Maybe it’s just age, but I find myself slipping into being less and less tolerant of weak type-systems. Which may come as a surprise, given my involvement in TinyScheme, but I don’t see it as a contradiction. Scripting is a different kind of work than writing multi-module, complicated software, and it’s nice to be able to use a language that can express the Y combinator for the former. For the latter, though, I am becoming more and more autocratic. I want to deprive my programs from all freedom to do as they please. I frown when I see mission-critical software written in Python. I turn away when I see customer-facing software written in Perl. And I growl when I see big programs written in PHP. I’d lose sleep if I thought there were a place in my code ready to do something silly when I least expect it, “silly” being a synonym for “something a typechecker would catch right away”. And I’m not talking about preconditions, postconditions and assertions, because these will still take action at run-time. Although Bertrand Meyer’s Eiffel bringing them forth was very revolutionary, twenty-so years ago, given that they are not mainstream concepts even now. What I’m talking about, is incorporating more programmer intent into the type-system proper.
I want to introduce you to F* (F-Star) which you will find familiar-looking if you’re coming from F# (if you’re coming from Haskell, have a look at Agda, which covers similar ground). You can play with it on Rise4Fun through a simple browser without going into the trouble of installing anything. If you’re into .Net in general, have a look at Code Contracts, they are now being incorporated into the development ecosystem, so maybe they’ll become mainstream. It uses the same verification engine as F* (Z3), and it’s available right now (it has Code Contracts examples on Rise4Fun, as well). But I’m going to follow the F*/Agda direction in this post.
F* adds types of types (called kinds), so type constructors are typed (kinded) themselves. For example, “list” is actually a type constructor of kind
* => *.
type list :: * => * = | Nil : 'a::* -> list 'a | Cons : 'a::* -> 'a -> list 'a -> list 'a
This is just a new point of view on usual functional notions. Here comes a new thing: term-indexed (or dependent) types. The following type is the length-indexed list, of kind
int => * => *, meaning that it constructs a *-kinded type from an int-typed term and a *-kinded type.
type ilist :: int => * => * = | INil : ilist 0 'a | ICons : x:'a -> n:int -> ilist n 'a -> ilist (n + 1) 'a
The real fun begins when you create functions of dependent types, like the following function to append two length-indexed lists (the Rise4Fun tutorial has these examples and more).
val iappend: n1:int -> ilist n1 'a -> n2:int -> ilist n2 'a -> ilist (n1 + n2) 'a let rec iappend n1 l1 n2 l2 = match l1 with | INil -> l2 | ICons x n1_minus_1 l1tl -> ICons x (n1_minus_1 + n2) (iappend n1_minus_1 l1tl n2 l2)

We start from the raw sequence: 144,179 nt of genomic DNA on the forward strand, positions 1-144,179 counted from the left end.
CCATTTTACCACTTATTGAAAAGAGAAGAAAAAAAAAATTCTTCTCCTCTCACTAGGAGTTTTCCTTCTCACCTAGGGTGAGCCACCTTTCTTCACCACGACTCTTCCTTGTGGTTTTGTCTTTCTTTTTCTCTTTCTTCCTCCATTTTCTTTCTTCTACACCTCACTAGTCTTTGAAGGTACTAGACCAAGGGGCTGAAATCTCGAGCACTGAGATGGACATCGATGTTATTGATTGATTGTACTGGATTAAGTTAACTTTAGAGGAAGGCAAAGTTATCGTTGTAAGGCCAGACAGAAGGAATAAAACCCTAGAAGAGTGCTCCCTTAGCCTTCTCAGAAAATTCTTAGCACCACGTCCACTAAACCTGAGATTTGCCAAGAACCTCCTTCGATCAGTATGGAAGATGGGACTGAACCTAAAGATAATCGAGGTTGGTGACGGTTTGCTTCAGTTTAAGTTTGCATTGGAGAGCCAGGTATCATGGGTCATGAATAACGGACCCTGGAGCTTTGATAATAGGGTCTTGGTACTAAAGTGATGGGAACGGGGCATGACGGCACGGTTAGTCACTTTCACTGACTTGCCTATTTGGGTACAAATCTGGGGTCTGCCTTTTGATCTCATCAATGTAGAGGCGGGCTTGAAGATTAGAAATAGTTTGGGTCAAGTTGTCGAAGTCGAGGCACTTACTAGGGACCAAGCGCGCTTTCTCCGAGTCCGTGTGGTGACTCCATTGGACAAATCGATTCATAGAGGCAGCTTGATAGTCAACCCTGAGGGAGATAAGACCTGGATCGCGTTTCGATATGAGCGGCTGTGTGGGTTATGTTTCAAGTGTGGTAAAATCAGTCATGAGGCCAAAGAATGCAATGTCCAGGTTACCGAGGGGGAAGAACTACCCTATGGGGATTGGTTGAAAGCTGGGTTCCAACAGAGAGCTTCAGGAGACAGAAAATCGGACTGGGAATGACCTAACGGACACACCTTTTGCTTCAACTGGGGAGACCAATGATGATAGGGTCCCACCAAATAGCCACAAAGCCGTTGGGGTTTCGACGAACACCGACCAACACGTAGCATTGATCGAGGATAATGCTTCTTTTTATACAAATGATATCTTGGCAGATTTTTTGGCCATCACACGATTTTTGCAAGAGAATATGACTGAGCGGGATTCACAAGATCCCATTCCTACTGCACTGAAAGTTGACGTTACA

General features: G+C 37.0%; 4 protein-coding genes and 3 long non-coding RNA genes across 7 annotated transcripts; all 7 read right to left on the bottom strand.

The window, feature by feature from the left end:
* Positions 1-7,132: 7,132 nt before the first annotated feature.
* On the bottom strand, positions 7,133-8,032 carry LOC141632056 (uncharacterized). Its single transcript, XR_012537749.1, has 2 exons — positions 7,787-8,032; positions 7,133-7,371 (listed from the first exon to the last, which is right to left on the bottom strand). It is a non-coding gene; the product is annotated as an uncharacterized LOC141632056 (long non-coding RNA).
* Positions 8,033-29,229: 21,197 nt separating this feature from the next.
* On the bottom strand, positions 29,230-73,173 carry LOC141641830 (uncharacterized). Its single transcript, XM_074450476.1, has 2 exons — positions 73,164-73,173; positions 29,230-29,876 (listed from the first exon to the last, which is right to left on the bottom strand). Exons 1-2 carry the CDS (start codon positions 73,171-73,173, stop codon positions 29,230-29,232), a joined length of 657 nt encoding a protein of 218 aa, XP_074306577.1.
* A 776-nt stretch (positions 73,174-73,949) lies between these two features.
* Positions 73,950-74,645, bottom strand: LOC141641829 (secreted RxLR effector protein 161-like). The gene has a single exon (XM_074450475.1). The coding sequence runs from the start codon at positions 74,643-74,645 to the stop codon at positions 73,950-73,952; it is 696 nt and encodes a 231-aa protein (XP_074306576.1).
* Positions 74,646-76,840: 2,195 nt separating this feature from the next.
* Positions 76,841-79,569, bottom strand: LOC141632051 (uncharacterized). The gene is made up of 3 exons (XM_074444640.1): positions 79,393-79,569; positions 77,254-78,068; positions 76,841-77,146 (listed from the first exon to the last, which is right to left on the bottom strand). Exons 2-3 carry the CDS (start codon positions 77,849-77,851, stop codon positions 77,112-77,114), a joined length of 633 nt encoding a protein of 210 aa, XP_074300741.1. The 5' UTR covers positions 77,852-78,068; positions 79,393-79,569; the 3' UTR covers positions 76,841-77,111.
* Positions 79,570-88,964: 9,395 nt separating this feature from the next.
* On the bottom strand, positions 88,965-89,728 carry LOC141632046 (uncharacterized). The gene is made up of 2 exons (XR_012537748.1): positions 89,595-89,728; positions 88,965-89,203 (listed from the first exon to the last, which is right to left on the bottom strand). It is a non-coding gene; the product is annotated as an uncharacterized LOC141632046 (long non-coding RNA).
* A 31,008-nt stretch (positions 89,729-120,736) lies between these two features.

Something more is evident in the function signature, compared to that of a usual appending function. You can actually read, in the signature, the constraint that the length of the list this function produces is the sum of the lengths of its two list arguments. This is just a minimal example, and I’m afraid the full power of term-indexed types will not be evident to you from the F* tutorial alone. Material on Agda has more pointers to how on can embed propositional logic in dependent types. I hope you’re as excited as me with this prospect, which could sort-of merge what declarative constraints (like those on Code Contracts) can be expressed in the type-system itself, and functions will actually prove that what they’re doing has the intended properties, purely by doing type-correct operations!
Please go and play with the F* tutorial. It will not help you in your everyday job (but if you do have a job where F* can help you, please be kind enough to not tell me…), but it will open your mind to things that will come. When I was reading the Gentle Introduction to Haskell twenty years ago, I did not know that I’d be actually using F# and closures in C# twenty years hence.
But be prepared for a rough ride, because you won’t have the support you enjoy in the mainstream. For example, while trying to write the following function to map a length-indexed list to another, I stumbled on type errors, which, of course, is the idea.
val imap: n:int -> ('a -> 'b) -> ilist n 'a -> ilist n 'b let rec imap (n:int) (f:'a->'b) (l1:ilist n 'a) = match l1 with | INil -> INil | ICons x n1 l1tl -> ICons (f x) n1 (imap n1 f l1tl)
Even so, getting errors like the following is not really helpful.
input(13,45-14,0) : Error : Expected an expression of type: ILIST1.ilist x_11_2 'x_10_1 but got (x_13_2): ILIST1.ilist x_13_1 'x_10_1 Type checking failed: ILIST1
Well, that’s why it’s called the “bleeding edge”…